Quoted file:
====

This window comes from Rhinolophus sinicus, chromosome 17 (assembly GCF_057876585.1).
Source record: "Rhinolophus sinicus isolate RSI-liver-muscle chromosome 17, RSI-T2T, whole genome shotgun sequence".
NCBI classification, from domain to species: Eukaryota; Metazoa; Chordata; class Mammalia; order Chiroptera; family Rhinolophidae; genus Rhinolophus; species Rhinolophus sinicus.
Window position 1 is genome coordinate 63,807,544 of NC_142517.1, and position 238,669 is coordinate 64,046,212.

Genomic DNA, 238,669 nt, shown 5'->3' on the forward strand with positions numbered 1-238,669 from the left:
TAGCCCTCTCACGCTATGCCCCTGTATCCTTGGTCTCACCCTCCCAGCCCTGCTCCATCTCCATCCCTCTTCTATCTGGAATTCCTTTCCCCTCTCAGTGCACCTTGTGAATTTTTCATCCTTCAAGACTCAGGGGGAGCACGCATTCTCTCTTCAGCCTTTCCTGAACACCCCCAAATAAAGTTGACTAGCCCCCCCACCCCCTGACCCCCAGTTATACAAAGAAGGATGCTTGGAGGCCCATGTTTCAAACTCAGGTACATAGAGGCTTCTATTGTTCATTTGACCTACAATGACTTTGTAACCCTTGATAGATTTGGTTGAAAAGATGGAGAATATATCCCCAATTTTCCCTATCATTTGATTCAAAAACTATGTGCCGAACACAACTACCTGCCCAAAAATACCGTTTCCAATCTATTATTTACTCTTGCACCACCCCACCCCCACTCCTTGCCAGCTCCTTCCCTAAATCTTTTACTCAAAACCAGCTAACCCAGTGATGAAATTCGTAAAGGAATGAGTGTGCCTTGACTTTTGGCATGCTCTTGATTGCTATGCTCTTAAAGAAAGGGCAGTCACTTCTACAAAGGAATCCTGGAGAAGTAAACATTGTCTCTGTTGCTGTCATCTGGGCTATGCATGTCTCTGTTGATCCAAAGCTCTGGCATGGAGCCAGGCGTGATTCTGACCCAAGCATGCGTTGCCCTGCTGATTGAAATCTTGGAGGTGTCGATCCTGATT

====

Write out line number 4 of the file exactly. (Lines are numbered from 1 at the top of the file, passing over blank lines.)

Window position 1 is genome coordinate 63,807,544 of NC_142517.1, and position 238,669 is coordinate 64,046,212.